Goodbye Non-Agency Securitization, plus Thoughts on TALF, by Victor Hong

March 10th, 2009 · No Comments


Non-agency securitization, especially complex, will never return during our careers..

An underlying problem of the bailout programs is not just moral hazard, but publicly sponsored contract abrogation. Examples start as homeowner defaults, of course, but grow to include foreclosure moratoria and the statutory nullification of securitization pooling-and-servicing agreements (PSA), particularly their provisions for servicer loan-modification limits and bankruptcy loss carve-outs.

Because bankruptcy loss carve-outs have been eliminated, subordinate and mezzanine RMBS tranche investors must now bear a much greater proportion of default losses than they contractually had ever accepted. All this is eminent domain, essentially, where private individuals are unilaterally and publicly forced to suffer ex-post losses without adequate a-priori compensation.

The concepts of asset protection and contractually scheduled cashflows are gone.   Non-agency or highly structured securitizations are dead, and unmarketable.   The change is secular, not cyclical.    The rest of the story is advising investors how to extricate themselves from this deliberate train wreck, and never look back.

The unavoidable impact will be less and costlier credit for the entire economy, whether on the consumer or business side. What seems a free lunch becomes the most unaffordable meal which one can ever eat.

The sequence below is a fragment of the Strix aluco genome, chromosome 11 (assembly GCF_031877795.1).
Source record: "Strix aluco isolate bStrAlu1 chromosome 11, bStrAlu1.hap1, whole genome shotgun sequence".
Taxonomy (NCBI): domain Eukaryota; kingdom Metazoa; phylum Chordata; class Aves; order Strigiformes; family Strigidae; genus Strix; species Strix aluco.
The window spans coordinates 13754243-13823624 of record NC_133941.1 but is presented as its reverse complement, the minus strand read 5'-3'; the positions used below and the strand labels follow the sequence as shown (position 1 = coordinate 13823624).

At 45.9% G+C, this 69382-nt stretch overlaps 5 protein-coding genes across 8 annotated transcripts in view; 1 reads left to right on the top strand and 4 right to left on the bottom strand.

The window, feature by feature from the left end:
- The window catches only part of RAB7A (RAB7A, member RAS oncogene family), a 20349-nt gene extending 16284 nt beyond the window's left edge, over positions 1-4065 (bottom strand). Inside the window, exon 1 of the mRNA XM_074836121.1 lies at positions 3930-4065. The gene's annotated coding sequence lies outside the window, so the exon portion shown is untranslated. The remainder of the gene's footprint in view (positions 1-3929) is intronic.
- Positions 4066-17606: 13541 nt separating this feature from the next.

Thoughts on TALF:

As additional TALF implementation details appear, there seems little if any clarity about the core matter of valuations. How will the Fed and each investor agree upon the fair value for funding a specific ABS?  Indeed, suppose that two investors submit separate holdings of an identical bond, where one has valued it at 65:00 but the other at 95:00? Such likelihood is not remote, given the large outstanding principal size of many TALF-eligible ABS. Presumably, both investors must legally attest to supportable fair-market marks, when borrowing from the Fed on a term, non-recourse basis. Otherwise, if mark-to-market investors are broadly and knowingly authorized to assign materially divergent prices to identical (or even closely comparable) bonds, that would defeat the key TALF goal of promoting transparent market liquidity.

My suggestion is for the Fed to post publicly the lowest, median, and highest prices where it has TALF-funded each CUSIP, and require that any investor who funds an additional holding of that CUSIP must do so at the lowest price. This would protect the Fed and ultimately taxpayers, while also promoting the price discovery, financial-statement accuracy, and market re-liquidification which all parties claim to want.

Victor Hong may be contacted through Bill Coppedge.

Tags: Mortgage Market

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